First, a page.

A Mas­sive Cover-up

The Monthly (Australia) - - FRONT PAGE - by Pa­trick Wit­ton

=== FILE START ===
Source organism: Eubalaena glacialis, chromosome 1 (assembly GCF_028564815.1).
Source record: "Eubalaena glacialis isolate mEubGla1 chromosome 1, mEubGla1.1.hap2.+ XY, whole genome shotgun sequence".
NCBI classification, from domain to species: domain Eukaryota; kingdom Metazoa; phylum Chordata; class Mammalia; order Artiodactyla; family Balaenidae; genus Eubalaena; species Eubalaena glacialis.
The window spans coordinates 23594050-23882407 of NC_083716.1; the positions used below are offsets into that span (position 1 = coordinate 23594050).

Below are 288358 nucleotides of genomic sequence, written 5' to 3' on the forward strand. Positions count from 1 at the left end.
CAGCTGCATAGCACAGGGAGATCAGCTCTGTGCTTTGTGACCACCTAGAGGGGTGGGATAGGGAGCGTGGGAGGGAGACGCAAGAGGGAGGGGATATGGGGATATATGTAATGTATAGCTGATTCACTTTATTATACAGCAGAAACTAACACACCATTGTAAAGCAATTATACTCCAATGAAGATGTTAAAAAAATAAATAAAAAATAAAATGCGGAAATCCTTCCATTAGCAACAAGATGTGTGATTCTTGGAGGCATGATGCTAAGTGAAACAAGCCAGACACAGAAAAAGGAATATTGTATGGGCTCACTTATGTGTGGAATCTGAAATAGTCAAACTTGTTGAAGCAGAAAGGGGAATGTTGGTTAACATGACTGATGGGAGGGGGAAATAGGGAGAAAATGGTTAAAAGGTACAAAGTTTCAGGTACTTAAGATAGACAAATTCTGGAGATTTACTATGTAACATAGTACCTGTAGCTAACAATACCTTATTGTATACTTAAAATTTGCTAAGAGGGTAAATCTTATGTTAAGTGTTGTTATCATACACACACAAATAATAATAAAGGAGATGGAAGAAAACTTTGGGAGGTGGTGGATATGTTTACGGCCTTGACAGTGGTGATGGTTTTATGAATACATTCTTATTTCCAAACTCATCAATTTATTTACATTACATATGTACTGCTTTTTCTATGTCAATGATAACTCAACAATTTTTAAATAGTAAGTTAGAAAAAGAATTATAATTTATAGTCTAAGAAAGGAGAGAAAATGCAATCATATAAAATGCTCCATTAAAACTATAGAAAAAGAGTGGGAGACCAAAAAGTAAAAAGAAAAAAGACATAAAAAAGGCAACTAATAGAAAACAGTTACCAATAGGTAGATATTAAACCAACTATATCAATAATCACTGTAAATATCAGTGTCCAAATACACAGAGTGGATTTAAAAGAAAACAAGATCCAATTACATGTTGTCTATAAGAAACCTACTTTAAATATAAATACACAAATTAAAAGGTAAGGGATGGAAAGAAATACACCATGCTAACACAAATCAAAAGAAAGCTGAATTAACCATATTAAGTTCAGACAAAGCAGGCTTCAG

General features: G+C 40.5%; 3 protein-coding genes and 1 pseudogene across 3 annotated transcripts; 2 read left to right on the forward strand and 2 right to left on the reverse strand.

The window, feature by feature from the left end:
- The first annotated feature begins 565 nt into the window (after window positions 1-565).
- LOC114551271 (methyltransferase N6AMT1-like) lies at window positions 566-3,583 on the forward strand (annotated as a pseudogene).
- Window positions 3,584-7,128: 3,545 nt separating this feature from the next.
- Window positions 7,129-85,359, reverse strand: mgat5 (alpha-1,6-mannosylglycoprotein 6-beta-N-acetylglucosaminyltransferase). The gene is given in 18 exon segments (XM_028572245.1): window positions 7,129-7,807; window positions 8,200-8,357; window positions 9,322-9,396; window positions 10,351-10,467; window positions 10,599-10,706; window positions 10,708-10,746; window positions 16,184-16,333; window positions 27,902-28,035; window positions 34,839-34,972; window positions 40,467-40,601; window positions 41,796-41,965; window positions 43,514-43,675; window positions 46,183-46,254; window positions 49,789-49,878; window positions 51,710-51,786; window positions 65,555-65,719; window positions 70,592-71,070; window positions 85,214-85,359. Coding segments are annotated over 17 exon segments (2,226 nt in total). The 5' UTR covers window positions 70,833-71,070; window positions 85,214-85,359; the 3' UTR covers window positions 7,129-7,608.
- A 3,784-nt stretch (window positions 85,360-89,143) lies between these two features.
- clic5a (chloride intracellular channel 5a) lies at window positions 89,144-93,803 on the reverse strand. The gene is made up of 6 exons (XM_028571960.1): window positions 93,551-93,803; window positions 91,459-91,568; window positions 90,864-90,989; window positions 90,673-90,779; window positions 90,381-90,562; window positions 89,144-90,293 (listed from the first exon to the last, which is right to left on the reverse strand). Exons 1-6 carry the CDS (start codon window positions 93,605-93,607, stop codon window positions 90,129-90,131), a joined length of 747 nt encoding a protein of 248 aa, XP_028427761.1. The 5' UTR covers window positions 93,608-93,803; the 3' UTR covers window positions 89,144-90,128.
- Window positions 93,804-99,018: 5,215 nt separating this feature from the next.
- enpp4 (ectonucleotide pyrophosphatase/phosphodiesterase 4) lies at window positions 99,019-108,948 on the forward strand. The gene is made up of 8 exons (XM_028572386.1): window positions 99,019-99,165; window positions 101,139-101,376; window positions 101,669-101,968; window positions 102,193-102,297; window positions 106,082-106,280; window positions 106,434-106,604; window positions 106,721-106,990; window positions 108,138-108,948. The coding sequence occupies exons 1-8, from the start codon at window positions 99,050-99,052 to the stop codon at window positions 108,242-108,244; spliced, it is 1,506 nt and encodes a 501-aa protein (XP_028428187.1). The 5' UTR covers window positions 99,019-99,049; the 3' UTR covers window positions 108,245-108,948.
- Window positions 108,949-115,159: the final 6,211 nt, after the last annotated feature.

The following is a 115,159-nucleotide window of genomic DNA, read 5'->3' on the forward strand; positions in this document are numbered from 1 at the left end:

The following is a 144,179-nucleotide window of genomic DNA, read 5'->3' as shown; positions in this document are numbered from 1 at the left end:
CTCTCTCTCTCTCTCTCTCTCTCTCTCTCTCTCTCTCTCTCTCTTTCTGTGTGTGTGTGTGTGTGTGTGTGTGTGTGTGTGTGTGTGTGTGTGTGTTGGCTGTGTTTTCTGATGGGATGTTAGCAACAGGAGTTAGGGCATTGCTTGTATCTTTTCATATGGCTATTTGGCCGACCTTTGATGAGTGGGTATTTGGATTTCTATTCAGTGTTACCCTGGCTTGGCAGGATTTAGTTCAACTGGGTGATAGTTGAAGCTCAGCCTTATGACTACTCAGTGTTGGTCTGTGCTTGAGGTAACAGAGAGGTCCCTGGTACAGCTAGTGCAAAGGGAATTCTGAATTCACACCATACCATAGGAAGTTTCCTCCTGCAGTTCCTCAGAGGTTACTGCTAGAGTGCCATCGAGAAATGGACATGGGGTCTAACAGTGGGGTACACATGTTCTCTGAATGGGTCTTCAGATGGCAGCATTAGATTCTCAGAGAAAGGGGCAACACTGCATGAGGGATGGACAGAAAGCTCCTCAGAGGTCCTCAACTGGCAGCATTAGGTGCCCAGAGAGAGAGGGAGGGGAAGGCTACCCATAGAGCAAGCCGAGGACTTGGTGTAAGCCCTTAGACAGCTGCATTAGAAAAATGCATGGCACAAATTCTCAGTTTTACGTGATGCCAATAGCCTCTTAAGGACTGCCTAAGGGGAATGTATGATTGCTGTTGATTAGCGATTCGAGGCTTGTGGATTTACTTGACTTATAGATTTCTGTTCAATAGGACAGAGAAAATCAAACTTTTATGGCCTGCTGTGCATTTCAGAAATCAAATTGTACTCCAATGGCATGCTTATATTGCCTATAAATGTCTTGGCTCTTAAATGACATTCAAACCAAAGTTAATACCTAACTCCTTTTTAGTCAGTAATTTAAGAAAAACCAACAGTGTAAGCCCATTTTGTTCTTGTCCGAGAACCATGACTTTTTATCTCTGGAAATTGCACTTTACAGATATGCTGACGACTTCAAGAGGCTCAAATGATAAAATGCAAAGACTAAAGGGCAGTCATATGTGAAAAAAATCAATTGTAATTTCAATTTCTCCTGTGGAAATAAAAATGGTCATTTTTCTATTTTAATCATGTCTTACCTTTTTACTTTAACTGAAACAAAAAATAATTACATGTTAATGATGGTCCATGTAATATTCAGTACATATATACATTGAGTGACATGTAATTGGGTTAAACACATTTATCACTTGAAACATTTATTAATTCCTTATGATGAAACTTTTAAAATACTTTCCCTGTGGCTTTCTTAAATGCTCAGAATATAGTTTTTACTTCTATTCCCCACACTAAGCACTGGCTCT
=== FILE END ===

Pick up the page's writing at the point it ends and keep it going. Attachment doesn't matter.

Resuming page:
In the sec­ond half of the 19th cen­tury, David Mitchell was one of Mel­bourne’s best-known builders. Rid­ing the city’s gold-fu­elled growth, the for­mer ma­son’s ap­pren­tice was re­spon­si­ble for many of its new struc­tures, in­clud­ing the Pres­by­te­rian Ladies’ Col­lege and the Royal Ex­hi­bi­tion Build­ing. In 1874, per­haps in a bout of self-con­grat­u­la­tion, Mitchell de­cided to take his teenage daugh­ter He­len Porter Mitchell on a tour of his lat­est project: the “dec­o­rated Gothic” Scots’ Church on Collins Street. The high­light of their visit was a trip to the top of the 64-me­tre spire, which re­quired as­cent in a bar­row. It is nice to think the ex­cur­sion had fa­ther and daugh­ter sway­ing above Mar­vel­lous Mel­bourne – his top hat pulled tight, her para­sol fringe flut­ter­ing – and that the ex­pe­ri­ence may have prompted Miss Mitchell to fol­low her “higher call­ing” as a singer. But the out­ing took place at least 10 years be­fore she rein­vented her­self as Nel­lie Melba; back then her fa­ther was the house­hold name. Mitchell soon en­tered the lime and ce­ment game, so that he could put the squeeze on those mo­nop­o­lis­ing Gee­long lime­burn­ers. In 1878 he es­tab­lished the Cave Hill Lime­stone Quarry, on Mel­bourne’s outer-east­ern flanks, and it grew quickly to feature steam-pow­ered cranes, rail links and 24-hour lime­burn­ing fa­cil­i­ties. And, as the city ex­panded, Mitchell’s quarry deep­ened – pro­vid­ing the es­sen­tial min­eral for mor­tar and other con­struc­tion ma­te­ri­als. The Mitchell fam­ily only sold the Cave Hill con­cern in 2002, and at the end of 2015, 99 years af­ter Mitchell’s death, it ceased op­er­a­tions en­tirely. But to pack up a quarry is no easy task. Three years on, com­muters on the fi­nal stretch of the Li­ly­dale train line still pass the site’s pro­cess­ing plant: a tan­gle of lime-caked cor­ru­gated-iron sheds that re­sem­ble the finest in Ro­ma­nian heavy in­dus­try circa 1950. There was a time when, if you looked at the right mo­ment while on the train, you could see the in­cen­di­ary glow com­ing from the round-the-clock kilns. Now, as we tour the Cave Hill site on the sort of win­ter’s day that makes your ears ache, the space holds no resid­ual heat, and moss has crept into cor­ners that would once have been blasted dry.